We filled our generic camel packs and used them regularly. We bought them five years ago for a trip to New York. They still work fine. We learned early that hydration was key. Thankfully, the venue was well equipped with free water stations throughout the grounds.

As I had not gotten my bearings, we became separated. My wife and step-son were seeing the sights, while I worked. The plan was to catch up with them later.

Seeing as how the farm is only 700 acres, I found them with the help of our cell phones, the balloons, and a Ferris wheel… it only took me 40 minutes. We must have walked in circles looking for one another for 20 of those minutes. It’s a good thing we each other when we did. I was ready to eat again. At least there were lots of choices!

The Heart of the Bonnaroo Experience

We found meeting and interacting with new people was the best part of Bonnaroo. We didn’t know anyone from Adam, but we didn’t find anyone who wasn’t just happy to be there. Everyone we met was very helpful and friendly.

We encountered people of all ages, ethnicities, political, and sexual orientations. We met people dressed conservatively, wild, retro, and not-at-all! Everyone was experiencing what it meant to be free.

Though security was present, they blended in and it appeared to be the last thing on anyone’s mind. The most violent thing I witnessed was a slip in the mud at the enormous water slide. The slide was an experience I wholeheartedly endorse! We bought a pass for the whole event and it really brought out the kid in me (granted it’s a 200+ pound kid, but still).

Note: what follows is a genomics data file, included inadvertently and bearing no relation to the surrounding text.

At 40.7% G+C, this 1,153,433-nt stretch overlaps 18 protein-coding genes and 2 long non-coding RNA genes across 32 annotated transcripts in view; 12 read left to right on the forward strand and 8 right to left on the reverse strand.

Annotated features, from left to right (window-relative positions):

3 — Relax

Time to Re-Group

After getting a quick bite for lunch, we a bit trying to get the lay of the land and discovered at least six campgrounds. They were similar, but each had a different number on their balloon. Using a map and the Bonnaroo app on our phones, we navigated over the fields and through a section of woods to get back to our tent. The woods we traversed were decorated with sculptures, lights, and camping hammocks. We made good use of those later.

I managed a two-hour nap in a hammock the next day and awoke in time to enjoy the majesty of lights in the trees, and the sun setting. I couldn’t remember the last time I felt such a tranquil moment.

 
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The Mushroom Fountain — John Dabbs


The sun made a painful impression on us as we swayed to the music. After refreshing ourselves in the Mystic Mushroom Fountain (probably not its official name), I couldn’t help but wonder if anyone skipped showering and embraced nature and the funk that goes with it. An occasional trip to the fountain would surely be a decent stop-gap measure to rinse the dust off and feel good on any sunburns.

Bring On The Masses

For anyone who loves the festival scene, Bonnaroo is one of the biggest and best music festivals in the U.S. People travel across the globe to Bonnaroo, not just patrons but vendors too; selling food, accessories, clothing, jewelry, head shop pieces, instruments, and more. I felt as if we’d only scratched the surface when 4 p.m. came and it was time to enter Centeroo.

Centeroo is the place to be. Long lines form in the late afternoon as the carefree spirits muster for their obligatory security screening. I’d heard about the high-fiving as people entered the gates, but have never given so many high fives in my life! Security checked bags for open containers, drugs, and other contraband. They also made us empty the hydration packs that we’d filled with ice. We knew the rules but had tried to get by. There were plenty of places to fill them with free water inside.

A Comedy Bit or Just Confused